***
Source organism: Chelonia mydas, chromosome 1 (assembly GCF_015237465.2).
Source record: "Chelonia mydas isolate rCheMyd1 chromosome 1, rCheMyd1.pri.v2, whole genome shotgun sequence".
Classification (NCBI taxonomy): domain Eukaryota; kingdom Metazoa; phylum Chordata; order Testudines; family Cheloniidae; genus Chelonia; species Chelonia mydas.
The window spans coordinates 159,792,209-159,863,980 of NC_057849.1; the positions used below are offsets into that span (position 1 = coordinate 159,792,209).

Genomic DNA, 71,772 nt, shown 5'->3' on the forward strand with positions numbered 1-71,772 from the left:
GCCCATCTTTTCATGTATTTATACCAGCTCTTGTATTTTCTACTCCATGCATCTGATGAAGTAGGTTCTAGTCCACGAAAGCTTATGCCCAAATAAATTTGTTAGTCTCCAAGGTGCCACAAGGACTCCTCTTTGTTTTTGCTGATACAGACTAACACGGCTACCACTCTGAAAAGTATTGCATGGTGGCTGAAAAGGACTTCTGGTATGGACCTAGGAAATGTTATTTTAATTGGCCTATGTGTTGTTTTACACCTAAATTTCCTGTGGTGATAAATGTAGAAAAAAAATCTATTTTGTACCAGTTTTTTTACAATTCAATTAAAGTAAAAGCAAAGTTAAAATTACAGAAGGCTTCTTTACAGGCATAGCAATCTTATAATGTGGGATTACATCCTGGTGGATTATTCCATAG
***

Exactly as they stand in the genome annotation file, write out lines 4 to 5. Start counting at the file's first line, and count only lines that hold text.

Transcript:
The window spans coordinates 159,792,209-159,863,980 of NC_057849.1; the positions used below are offsets into that span (position 1 = coordinate 159,792,209).

Genomic DNA, 71,772 nt, shown 5'->3' on the forward strand with positions numbered 1-71,772 from the left: